Why Peat-free Compost is an Environmental Imperative
Richard Kirkman, Chief Technology and Innovation Officer for Veolia UK & Ireland, says the United Kingdom’s failure to safeguard precious peatlands is causing unnecessary damage to ecosystems and undermining the government’s zero-carbon targets.
Every year the United Kingdom destroys 280,000 tonnes of domestic peatlands or 805,000 tonnes (the equivalent of cutting down 80,500 mature trees) when imported peat is accounted for, solely for use in horticulture.
At a time when the Government has committed to a net zero carbon emissions target by 2050, it is paramount we safeguard these peatlands which retain carbon at such a scale.
Demand in the country for ‘growing media’, the description given to products such as compost, soil conditioners and potting media commonly used for gardening, is 1.7 million tonnes, and a third of that is currently satisfied by peat.
Yet, four million tonnes of of peat-free compost are produced annually in the UK, which confirms that any transition would be pain-free, realistic and environmentaly responsible.
Why it’s time to stop excavating the UK’s precious peatlands
The damaging practice of excavating peatlands has continued to grow despite national targets to phase it out. In 2011 the Government called for retailers to reduce peat use by 2020, but industry has shown lack of commitment to embrace these ambitions. Compost no longer needs to include peat as there is already a rich supply of natural green waste on our doorsteps which can match its planting properties pound for pound.
Peatlands are currently being destroyed at breakneck speed in the UK. At this rate a vital ecosystem along with its wildlife and broader environmental value will be lost. Peatlands are carbon sinks, no different to rainforests like the Amazon – and yet peat decimation is happening on British soil.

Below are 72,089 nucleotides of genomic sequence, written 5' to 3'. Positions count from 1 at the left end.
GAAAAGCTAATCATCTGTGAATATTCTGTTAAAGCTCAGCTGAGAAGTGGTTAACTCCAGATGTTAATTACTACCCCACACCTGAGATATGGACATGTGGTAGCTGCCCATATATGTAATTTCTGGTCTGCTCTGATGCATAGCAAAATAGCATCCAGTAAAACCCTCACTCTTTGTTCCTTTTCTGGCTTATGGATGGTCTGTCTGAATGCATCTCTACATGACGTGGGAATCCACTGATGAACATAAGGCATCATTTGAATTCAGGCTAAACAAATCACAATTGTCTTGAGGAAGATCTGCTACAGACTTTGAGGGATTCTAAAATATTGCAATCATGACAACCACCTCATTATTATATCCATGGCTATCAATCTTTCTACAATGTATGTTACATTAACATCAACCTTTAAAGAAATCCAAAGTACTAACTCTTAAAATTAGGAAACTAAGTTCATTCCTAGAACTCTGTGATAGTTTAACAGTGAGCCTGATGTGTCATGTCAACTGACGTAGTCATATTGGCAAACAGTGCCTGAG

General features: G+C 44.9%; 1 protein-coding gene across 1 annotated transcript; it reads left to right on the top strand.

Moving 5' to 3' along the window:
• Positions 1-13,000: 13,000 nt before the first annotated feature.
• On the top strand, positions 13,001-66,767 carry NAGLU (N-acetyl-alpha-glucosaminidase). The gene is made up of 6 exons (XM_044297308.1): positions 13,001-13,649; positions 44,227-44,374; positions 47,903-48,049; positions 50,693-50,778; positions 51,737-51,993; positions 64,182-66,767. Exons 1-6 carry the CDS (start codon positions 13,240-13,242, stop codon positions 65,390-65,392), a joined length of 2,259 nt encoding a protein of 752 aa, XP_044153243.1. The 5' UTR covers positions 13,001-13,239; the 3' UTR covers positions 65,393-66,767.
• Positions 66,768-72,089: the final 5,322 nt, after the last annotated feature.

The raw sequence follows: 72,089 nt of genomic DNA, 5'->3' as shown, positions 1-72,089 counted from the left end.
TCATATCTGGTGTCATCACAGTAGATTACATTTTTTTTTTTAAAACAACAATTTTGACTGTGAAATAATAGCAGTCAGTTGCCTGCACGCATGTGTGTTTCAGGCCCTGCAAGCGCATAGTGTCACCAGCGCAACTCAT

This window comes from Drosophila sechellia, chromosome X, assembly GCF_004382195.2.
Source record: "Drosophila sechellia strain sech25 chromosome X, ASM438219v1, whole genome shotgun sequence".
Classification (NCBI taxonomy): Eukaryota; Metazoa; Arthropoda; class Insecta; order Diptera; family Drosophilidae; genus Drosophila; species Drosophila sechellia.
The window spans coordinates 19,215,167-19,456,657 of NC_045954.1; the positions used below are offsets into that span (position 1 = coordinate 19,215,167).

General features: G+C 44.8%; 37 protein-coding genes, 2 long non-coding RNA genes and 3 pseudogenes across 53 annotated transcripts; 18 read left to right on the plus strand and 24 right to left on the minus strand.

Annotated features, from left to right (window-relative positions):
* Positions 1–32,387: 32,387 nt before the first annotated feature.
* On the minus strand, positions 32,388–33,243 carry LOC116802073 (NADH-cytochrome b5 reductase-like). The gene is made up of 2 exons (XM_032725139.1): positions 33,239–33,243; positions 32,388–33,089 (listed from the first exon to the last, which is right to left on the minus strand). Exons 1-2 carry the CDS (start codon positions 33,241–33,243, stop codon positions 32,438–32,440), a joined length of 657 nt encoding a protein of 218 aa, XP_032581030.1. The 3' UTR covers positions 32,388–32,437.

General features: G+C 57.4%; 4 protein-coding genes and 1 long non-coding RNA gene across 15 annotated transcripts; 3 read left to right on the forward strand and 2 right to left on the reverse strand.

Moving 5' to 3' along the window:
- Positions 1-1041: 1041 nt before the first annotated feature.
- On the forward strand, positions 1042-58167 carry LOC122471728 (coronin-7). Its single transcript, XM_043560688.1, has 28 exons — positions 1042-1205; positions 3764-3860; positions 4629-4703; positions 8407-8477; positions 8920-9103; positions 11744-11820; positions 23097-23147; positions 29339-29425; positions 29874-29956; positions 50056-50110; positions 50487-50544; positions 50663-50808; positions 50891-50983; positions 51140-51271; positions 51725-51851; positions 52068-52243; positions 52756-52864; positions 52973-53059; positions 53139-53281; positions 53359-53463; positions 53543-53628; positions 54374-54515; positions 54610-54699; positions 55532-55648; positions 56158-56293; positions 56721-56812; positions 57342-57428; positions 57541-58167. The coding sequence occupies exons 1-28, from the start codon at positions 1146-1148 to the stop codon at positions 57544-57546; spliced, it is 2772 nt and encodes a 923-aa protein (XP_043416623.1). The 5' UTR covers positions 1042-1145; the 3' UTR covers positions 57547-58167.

Veolia collects green waste from millions of households through its nationwide composting sites, processing the organic material into a sustainable, peat-free, nutrient rich product for gardeners and farmers alike. We have the tools, supply and motivation to replace peat with a greener compost – but resolve must be reflected in legislation in order to encourage a quicker transition.
Government must act on two fronts; incentivise peat-free compost for consumers while discouraging peat use through a phased, wholesale ban. If we are serious about our planet’s health and childrens’ futures we need a root and branch removal of such a ruinous practice, especially when there is an alternative readily on hand to replace it.
Leading the crusade for sustainable compost
As the country’s largest peat-free composter, Veolia is leading the crusade for sustainable compost. We handle over 400,000 tonnes of household green waste every year which is derived from a nationwide network of 10 composting sites and produces up to 150,000 bags of peat-free compost (which is marketed under the “Pro-Grow” brand name). This is likely to increase with the prospect of green waste becoming free to collect and on a more regular basis, as pledged in the government’s Resources and Waste Strategy.
Grass cuttings, leaves and other green waste are collected from homes up and down the country to be shredded, sieved and transferred to vast heaps known as ‘windrows’. After three months, the decomposed green waste is matured and refined into a homogenous material which is then bagged and dispatched. The end product matches peat pound for pound as plant nutrition and is undoubtedly better for the green and pleasant land we all depend on.
UK peatlands are estimated to contain around 3.2 billion tonnes of carbon, which is around 9 years worth of the UK’s total annual CO2 emissions.
As a country we also import millions of tonnes of peat from abroad, making us culpable for peat devastation well beyond the UK’s borders.
All this environmental destruction simply has to stop.